Biotechnology experts from the north east have made a breakthrough in the fight against a superbug which kills ten of thousands of people every year.
The bug, pseudomonas aeruginosa, particularly infects patients with cystic fibrosis and 25 per cent of these cases prove fatal. Cystic fibrosis affects 70,000 people worldwide and an estimated 50 per cent of these sufferers are infected with the disease. It also attacks patients with localised and systematic immune defects such as AIDS and cancer.
The disease is very difficult to cure as it is tolerant to many detergents and antimicrobial compounds, making it difficult to control in hospitals. Similarly, the disease is resistant to antibiotics so early detection is necessary to ensure a high chance of survival.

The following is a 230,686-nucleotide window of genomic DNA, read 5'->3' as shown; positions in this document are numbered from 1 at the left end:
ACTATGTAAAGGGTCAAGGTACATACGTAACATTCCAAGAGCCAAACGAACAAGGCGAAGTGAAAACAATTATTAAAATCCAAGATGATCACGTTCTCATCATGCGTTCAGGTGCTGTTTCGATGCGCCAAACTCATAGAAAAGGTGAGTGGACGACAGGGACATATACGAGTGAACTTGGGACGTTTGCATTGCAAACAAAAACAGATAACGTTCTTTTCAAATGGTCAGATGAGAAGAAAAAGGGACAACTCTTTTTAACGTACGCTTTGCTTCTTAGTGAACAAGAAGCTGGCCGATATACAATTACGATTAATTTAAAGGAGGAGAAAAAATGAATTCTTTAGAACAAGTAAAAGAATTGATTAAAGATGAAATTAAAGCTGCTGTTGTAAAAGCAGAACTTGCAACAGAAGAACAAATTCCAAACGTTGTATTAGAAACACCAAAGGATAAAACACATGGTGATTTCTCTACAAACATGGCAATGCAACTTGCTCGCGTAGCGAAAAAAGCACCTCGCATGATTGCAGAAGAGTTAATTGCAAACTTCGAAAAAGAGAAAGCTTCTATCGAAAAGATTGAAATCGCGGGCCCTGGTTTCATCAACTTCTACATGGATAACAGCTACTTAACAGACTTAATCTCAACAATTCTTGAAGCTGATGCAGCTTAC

Prof Groundwater, who leads to research, said: ‘It is calculated that 28 per cent of people who have undergone transplant surgery are infected by pseudomonas aeruginsoa.’
Groundwater added: ‘In our new diagnostic method a non-coloured compound reacts with an enzyme present in pseudomonas aeruginosa and produces a very distinctive purple colour which indicates the presence of bacteria. This technique works on 99 per cent of the strains of this superbug.’
The research is funded by bioMerieux based in France.